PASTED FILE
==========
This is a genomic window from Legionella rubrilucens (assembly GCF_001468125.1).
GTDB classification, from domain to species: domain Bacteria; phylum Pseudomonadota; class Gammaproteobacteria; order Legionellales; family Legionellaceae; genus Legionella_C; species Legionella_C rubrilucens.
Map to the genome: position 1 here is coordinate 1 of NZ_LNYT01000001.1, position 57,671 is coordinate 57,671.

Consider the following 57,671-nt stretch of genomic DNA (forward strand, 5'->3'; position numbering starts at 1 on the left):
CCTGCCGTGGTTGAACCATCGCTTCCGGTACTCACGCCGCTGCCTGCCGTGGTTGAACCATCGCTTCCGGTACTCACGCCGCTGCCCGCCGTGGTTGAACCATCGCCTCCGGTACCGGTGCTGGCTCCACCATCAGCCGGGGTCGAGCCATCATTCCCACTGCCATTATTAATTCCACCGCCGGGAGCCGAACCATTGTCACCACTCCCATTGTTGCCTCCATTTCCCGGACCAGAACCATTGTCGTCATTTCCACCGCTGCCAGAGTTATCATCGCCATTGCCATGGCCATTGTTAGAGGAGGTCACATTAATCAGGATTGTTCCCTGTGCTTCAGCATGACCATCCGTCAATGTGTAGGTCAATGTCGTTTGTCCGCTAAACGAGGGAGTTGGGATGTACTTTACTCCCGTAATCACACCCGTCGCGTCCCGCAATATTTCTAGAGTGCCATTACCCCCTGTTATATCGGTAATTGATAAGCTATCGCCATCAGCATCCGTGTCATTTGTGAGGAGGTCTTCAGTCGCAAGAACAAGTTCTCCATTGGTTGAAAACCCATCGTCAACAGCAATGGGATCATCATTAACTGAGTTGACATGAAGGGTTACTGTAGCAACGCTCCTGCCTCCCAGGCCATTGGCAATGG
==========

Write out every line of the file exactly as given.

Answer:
This is a genomic window from Legionella rubrilucens (assembly GCF_001468125.1).
GTDB classification, from domain to species: domain Bacteria; phylum Pseudomonadota; class Gammaproteobacteria; order Legionellales; family Legionellaceae; genus Legionella_C; species Legionella_C rubrilucens.
Map to the genome: position 1 here is coordinate 1 of NZ_LNYT01000001.1, position 57,671 is coordinate 57,671.

Consider the following 57,671-nt stretch of genomic DNA (forward strand, 5'->3'; position numbering starts at 1 on the left):
CCTGCCGTGGTTGAACCATCGCTTCCGGTACTCACGCCGCTGCCTGCCGTGGTTGAACCATCGCTTCCGGTACTCACGCCGCTGCCCGCCGTGGTTGAACCATCGCCTCCGGTACCGGTGCTGGCTCCACCATCAGCCGGGGTCGAGCCATCATTCCCACTGCCATTATTAATTCCACCGCCGGGAGCCGAACCATTGTCACCACTCCCATTGTTGCCTCCATTTCCCGGACCAGAACCATTGTCGTCATTTCCACCGCTGCCAGAGTTATCATCGCCATTGCCATGGCCATTGTTAGAGGAGGTCACATTAATCAGGATTGTTCCCTGTGCTTCAGCATGACCATCCGTCAATGTGTAGGTCAATGTCGTTTGTCCGCTAAACGAGGGAGTTGGGATGTACTTTACTCCCGTAATCACACCCGTCGCGTCCCGCAATATTTCTAGAGTGCCATTACCCCCTGTTATATCGGTAATTGATAAGCTATCGCCATCAGCATCCGTGTCATTTGTGAGGAGGTCTTCAGTCGCAAGAACAAGTTCTCCATTGGTTGAAAACCCATCGTCAACAGCAATGGGATCATCATTAACTGAGTTGACATGAAGGGTTACTGTAGCAACGCTCCTGCCTCCCAGGCCATTGGCAATGG